Operating less as a Rambo movie and more a generic actioner molded in a similar manner to Liam Neeson’s surprisingly fruitful Taken, Last Blood is far from the operatic swan song a character of this ilk deserves.
There’s an unfortunate irony here that Sylvester Stallone’s once high-and-mighty John Rambo has been subjected to headlining a low-rent title such as this, one that essentially copies the action movies that followed in Rambo‘s steps.
In the 11 years since Rambo shed blood in Burma, he’s quieted down considerably and returned to his father’s horse farm in Arizona. He’s also found himself a surrogate family of sorts, with his father’s long-time farmhand Maria (Adriana Barrraza) and his niece Gabrielle (Yvette Monreal) helping him stay grounded.
Though it’s evident young Gabrielle has a sturdy head on her shoulders, she just can’t quite stay out of trouble when she defies the wishes of both John and Maria and tails it to Mexico in a bid to reunite with the father she never knew.
Gratuitous action films tend to not paint Mexico in the grandest light, and almost as if they want to irk 2019 audiences by harking back to a cinematic period when racism and misogyny ran rampant without consequence, Last Blood‘s screenwriters (Stallone included) opt to introduce a drug cartel specialising in sex trafficking as Rambo’s ultimate adversaries when poor Gabrielle is kidnapped and forced into trade.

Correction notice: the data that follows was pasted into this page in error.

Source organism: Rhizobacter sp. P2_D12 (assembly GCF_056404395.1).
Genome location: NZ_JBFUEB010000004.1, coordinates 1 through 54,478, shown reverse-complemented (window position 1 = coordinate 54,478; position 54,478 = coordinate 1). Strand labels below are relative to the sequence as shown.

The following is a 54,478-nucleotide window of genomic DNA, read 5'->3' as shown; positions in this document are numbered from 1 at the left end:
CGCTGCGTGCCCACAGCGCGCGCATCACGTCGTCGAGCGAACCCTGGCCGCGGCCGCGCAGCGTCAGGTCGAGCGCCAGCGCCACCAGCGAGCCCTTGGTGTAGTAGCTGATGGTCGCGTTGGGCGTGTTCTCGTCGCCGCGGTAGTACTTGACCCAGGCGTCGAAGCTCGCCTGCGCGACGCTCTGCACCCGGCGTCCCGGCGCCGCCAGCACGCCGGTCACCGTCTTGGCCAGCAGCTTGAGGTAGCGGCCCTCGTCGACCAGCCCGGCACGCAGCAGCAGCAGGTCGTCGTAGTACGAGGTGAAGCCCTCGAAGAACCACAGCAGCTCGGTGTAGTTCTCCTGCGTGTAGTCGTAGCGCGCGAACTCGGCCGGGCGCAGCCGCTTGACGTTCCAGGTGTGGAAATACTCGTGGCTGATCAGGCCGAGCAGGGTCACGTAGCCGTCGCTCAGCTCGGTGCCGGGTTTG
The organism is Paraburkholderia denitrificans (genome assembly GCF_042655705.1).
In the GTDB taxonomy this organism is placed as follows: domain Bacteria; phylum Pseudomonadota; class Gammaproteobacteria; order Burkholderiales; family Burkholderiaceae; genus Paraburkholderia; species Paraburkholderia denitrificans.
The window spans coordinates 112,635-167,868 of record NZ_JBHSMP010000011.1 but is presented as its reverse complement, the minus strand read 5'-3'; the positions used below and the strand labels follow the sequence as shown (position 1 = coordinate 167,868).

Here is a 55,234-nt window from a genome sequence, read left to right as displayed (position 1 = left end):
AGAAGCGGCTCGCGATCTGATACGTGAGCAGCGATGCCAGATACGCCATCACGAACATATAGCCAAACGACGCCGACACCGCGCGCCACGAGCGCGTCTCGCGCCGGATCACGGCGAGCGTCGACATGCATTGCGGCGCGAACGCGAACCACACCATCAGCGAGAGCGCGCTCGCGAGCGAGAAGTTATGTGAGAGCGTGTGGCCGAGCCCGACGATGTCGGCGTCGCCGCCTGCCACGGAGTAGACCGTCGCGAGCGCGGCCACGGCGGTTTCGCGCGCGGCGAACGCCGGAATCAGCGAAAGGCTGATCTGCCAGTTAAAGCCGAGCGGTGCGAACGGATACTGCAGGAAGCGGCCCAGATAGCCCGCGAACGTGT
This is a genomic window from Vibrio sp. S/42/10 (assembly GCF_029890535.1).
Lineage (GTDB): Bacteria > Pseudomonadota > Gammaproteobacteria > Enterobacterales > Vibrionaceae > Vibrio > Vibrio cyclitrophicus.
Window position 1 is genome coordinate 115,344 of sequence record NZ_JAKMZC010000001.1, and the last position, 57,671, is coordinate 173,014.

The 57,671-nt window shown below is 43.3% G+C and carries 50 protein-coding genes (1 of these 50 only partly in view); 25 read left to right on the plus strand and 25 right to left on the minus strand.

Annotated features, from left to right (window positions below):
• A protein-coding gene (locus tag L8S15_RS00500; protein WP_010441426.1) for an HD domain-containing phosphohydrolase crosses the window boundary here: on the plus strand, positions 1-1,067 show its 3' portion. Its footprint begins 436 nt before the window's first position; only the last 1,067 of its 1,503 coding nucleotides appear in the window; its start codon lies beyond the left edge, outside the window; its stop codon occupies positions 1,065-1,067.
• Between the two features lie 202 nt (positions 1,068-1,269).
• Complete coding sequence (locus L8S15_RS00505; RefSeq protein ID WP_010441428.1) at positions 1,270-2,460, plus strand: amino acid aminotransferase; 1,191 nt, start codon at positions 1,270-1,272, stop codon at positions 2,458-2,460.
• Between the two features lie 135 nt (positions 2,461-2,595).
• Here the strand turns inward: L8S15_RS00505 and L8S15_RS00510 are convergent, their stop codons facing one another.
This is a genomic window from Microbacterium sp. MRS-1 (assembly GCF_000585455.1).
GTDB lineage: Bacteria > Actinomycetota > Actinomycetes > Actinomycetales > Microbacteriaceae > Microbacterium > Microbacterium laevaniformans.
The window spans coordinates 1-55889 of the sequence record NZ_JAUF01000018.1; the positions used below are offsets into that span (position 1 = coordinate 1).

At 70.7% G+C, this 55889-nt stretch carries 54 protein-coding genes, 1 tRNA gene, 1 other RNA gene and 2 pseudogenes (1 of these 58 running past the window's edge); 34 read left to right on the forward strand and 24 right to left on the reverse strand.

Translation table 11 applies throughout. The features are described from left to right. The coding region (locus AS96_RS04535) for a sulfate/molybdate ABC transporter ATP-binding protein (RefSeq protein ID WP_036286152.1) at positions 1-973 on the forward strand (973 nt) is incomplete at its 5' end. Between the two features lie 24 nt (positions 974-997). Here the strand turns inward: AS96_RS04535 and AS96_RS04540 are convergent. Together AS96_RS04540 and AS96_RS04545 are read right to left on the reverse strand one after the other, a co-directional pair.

The film can then be basically summed up as “ageing white guy slays evil Mexicans” as Rambo booby-traps his house in a manner that would make both the serial killer from Saw and Home Alone‘s Kevin McCallister proud when he makes it known that those responsible for his niece’s decline will pay with their blood.
Even at 89 minutes there doesn’t feel like much of a movie here, and a subplot involving a concerned-looking Paz Vega as a journalist covering the cartel is so very obviously filler material to plump up the story beyond its violent simplicities; even the final credits (which contribute to the overall running time) do their best with a franchise “highlight” reel that sadly reminds us of better Rambo offerings.
If you’re merely after the imagery of Stallone offing bad guys in an assortment of appropriately R-rated ways, then you may be satisfied with where Last Blood decides to culminate; note to self, if Rambo threatens ripping your heart out, best believe he’ll follow through. But, overall, as a last offering (we assume) of this character’s blood, sweat and tears (all of which are displayed here in some fashion), Adrian Grunberg’s misguided and oft-undistinguished feature never reaches the heights of its predecessors, nor the action knock-offs it has inspired. Rest now John Rambo, we’ve all had enough.
About Rambo: Last Blood
Rambo must confront his past and unearth his ruthless combat skills to exact revenge in a final mission. A deadly journey of vengeance, RAMBO: LAST BLOOD marks the last chapter of the legendary series.
Rambo: Last Blood (R18+) is screening in Australian theatres from September 19th 2019.